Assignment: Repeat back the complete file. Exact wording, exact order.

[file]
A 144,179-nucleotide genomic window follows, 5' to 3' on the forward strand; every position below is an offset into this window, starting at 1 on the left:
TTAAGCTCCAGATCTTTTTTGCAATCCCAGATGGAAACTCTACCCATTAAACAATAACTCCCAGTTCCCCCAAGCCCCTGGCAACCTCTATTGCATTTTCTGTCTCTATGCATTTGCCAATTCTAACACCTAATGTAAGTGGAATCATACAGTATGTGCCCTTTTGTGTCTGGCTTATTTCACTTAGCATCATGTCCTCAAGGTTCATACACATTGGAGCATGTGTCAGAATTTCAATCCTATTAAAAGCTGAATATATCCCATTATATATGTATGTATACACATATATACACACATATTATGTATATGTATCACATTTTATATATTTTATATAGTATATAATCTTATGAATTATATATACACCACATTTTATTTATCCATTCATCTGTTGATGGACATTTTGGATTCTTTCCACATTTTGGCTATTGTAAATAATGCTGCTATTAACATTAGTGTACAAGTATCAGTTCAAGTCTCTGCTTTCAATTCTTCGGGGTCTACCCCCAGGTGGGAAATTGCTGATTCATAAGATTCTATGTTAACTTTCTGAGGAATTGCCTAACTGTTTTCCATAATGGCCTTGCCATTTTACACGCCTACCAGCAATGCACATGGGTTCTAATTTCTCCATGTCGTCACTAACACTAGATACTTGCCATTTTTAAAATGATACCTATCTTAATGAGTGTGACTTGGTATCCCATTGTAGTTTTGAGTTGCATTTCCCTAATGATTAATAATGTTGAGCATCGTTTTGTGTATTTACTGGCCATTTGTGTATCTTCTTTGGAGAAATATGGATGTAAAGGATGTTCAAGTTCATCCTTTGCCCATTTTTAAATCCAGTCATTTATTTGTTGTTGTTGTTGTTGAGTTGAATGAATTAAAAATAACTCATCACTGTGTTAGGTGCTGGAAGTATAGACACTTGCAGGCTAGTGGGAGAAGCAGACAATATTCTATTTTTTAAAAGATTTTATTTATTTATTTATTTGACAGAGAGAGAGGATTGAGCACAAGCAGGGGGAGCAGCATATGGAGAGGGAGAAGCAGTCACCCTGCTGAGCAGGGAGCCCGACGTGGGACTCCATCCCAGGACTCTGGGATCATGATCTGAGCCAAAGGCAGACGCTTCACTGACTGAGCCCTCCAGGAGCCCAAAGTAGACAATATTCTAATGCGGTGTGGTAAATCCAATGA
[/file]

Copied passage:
A 144,179-nucleotide genomic window follows, 5' to 3' on the forward strand; every position below is an offset into this window, starting at 1 on the left:
TTAAGCTCCAGATCTTTTTTGCAATCCCAGATGGAAACTCTACCCATTAAACAATAACTCCCAGTTCCCCCAAGCCCCTGGCAACCTCTATTGCATTTTCTGTCTCTATGCATTTGCCAATTCTAACACCTAATGTAAGTGGAATCATACAGTATGTGCCCTTTTGTGTCTGGCTTATTTCACTTAGCATCATGTCCTCAAGGTTCATACACATTGGAGCATGTGTCAGAATTTCAATCCTATTAAAAGCTGAATATATCCCATTATATATGTATGTATACACATATATACACACATATTATGTATATGTATCACATTTTATATATTTTATATAGTATATAATCTTATGAATTATATATACACCACATTTTATTTATCCATTCATCTGTTGATGGACATTTTGGATTCTTTCCACATTTTGGCTATTGTAAATAATGCTGCTATTAACATTAGTGTACAAGTATCAGTTCAAGTCTCTGCTTTCAATTCTTCGGGGTCTACCCCCAGGTGGGAAATTGCTGATTCATAAGATTCTATGTTAACTTTCTGAGGAATTGCCTAACTGTTTTCCATAATGGCCTTGCCATTTTACACGCCTACCAGCAATGCACATGGGTTCTAATTTCTCCATGTCGTCACTAACACTAGATACTTGCCATTTTTAAAATGATACCTATCTTAATGAGTGTGACTTGGTATCCCATTGTAGTTTTGAGTTGCATTTCCCTAATGATTAATAATGTTGAGCATCGTTTTGTGTATTTACTGGCCATTTGTGTATCTTCTTTGGAGAAATATGGATGTAAAGGATGTTCAAGTTCATCCTTTGCCCATTTTTAAATCCAGTCATTTATTTGTTGTTGTTGTTGTTGAGTTGAATGAATTAAAAATAACTCATCACTGTGTTAGGTGCTGGAAGTATAGACACTTGCAGGCTAGTGGGAGAAGCAGACAATATTCTATTTTTTAAAAGATTTTATTTATTTATTTATTTGACAGAGAGAGAGGATTGAGCACAAGCAGGGGGAGCAGCATATGGAGAGGGAGAAGCAGTCACCCTGCTGAGCAGGGAGCCCGACGTGGGACTCCATCCCAGGACTCTGGGATCATGATCTGAGCCAAAGGCAGACGCTTCACTGACTGAGCCCTCCAGGAGCCCAAAGTAGACAATATTCTAATGCGGTGTGGTAAATCCAATGA